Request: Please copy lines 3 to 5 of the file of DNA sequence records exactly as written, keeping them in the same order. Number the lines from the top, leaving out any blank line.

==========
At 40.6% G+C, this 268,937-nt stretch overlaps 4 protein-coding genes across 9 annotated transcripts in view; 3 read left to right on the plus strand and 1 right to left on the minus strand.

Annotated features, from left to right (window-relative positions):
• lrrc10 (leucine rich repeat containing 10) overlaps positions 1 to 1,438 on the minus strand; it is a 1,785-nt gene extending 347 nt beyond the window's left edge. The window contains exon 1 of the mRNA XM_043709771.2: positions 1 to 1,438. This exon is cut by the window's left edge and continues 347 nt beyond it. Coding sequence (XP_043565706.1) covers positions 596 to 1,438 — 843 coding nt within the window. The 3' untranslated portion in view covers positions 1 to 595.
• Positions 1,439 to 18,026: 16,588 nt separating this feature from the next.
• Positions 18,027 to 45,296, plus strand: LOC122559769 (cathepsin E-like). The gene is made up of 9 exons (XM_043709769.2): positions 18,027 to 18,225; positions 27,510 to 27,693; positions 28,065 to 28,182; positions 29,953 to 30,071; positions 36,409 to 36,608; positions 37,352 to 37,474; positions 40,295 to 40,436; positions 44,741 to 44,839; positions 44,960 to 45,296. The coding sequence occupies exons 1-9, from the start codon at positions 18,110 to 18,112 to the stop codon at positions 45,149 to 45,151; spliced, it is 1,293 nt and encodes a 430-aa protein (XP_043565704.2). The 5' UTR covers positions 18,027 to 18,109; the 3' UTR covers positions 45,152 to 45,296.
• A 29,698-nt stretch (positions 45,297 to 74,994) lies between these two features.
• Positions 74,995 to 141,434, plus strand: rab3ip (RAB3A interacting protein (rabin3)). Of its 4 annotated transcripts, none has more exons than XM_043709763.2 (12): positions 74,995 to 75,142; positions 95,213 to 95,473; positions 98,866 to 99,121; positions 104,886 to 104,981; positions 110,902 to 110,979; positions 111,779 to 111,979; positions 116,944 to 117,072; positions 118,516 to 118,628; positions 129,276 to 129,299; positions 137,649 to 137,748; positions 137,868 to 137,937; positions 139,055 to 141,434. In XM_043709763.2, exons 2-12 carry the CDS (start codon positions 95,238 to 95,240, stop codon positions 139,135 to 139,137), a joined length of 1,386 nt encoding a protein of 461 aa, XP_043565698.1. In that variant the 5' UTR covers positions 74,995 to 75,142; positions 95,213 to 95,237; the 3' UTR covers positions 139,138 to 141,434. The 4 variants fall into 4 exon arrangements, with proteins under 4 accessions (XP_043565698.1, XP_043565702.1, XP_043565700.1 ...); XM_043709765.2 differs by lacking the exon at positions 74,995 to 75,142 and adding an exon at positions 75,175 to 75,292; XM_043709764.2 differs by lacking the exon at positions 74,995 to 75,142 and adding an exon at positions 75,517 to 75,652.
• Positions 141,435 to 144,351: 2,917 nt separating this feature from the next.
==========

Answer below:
• lrrc10 (leucine rich repeat containing 10) overlaps positions 1 to 1,438 on the minus strand; it is a 1,785-nt gene extending 347 nt beyond the window's left edge. The window contains exon 1 of the mRNA XM_043709771.2: positions 1 to 1,438. This exon is cut by the window's left edge and continues 347 nt beyond it. Coding sequence (XP_043565706.1) covers positions 596 to 1,438 — 843 coding nt within the window. The 3' untranslated portion in view covers positions 1 to 595.
• Positions 1,439 to 18,026: 16,588 nt separating this feature from the next.
• Positions 18,027 to 45,296, plus strand: LOC122559769 (cathepsin E-like). The gene is made up of 9 exons (XM_043709769.2): positions 18,027 to 18,225; positions 27,510 to 27,693; positions 28,065 to 28,182; positions 29,953 to 30,071; positions 36,409 to 36,608; positions 37,352 to 37,474; positions 40,295 to 40,436; positions 44,741 to 44,839; positions 44,960 to 45,296. The coding sequence occupies exons 1-9, from the start codon at positions 18,110 to 18,112 to the stop codon at positions 45,149 to 45,151; spliced, it is 1,293 nt and encodes a 430-aa protein (XP_043565704.2). The 5' UTR covers positions 18,027 to 18,109; the 3' UTR covers positions 45,152 to 45,296.